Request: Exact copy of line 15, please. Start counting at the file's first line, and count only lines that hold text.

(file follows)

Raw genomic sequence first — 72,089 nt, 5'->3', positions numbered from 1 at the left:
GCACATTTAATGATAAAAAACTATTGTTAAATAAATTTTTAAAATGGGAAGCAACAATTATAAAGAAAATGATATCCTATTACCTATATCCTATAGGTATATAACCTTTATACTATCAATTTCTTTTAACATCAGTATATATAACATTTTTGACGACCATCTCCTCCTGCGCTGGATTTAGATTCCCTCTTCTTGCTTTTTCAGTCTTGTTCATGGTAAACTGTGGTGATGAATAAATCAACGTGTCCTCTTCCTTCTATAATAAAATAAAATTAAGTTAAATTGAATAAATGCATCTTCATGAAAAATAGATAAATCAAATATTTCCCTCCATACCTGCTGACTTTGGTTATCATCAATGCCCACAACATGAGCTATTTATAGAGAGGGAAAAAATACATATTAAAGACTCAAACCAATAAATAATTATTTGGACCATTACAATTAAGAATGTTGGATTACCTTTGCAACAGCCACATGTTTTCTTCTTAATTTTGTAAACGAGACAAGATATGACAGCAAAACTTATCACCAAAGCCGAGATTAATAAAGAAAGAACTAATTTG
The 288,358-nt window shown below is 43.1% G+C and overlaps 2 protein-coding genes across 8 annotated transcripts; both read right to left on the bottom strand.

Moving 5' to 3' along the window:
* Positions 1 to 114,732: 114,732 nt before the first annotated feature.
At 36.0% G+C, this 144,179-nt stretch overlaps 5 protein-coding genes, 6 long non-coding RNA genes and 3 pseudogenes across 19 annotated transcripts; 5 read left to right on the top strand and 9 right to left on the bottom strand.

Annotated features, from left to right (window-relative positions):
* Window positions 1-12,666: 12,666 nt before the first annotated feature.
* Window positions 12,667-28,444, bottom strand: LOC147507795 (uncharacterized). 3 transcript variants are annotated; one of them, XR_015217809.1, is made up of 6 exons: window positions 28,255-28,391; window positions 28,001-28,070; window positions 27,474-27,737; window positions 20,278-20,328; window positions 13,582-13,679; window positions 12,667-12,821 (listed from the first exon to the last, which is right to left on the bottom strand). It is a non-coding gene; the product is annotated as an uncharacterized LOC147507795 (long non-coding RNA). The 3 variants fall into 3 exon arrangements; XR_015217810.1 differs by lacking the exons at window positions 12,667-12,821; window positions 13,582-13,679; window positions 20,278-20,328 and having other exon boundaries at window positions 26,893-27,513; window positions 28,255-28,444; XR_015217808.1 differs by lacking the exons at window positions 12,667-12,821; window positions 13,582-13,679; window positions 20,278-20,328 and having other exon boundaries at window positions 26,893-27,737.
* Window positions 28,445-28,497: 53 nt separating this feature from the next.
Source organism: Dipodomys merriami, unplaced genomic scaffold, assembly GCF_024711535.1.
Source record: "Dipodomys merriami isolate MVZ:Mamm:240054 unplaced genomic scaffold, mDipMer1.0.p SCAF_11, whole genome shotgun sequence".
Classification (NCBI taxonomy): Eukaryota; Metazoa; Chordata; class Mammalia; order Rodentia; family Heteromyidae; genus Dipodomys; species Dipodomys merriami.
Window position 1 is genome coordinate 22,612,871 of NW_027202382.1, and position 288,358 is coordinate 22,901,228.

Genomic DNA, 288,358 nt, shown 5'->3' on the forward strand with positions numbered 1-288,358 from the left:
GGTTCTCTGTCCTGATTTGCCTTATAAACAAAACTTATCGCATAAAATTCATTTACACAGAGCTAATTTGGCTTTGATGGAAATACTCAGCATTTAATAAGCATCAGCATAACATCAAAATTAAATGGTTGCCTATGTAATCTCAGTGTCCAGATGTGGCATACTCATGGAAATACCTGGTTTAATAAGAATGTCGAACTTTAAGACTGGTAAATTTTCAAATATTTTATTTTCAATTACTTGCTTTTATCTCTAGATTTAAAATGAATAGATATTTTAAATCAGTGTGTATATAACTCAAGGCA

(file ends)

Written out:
Genomic DNA, 288,358 nt, shown 5'->3' on the forward strand with positions numbered 1-288,358 from the left: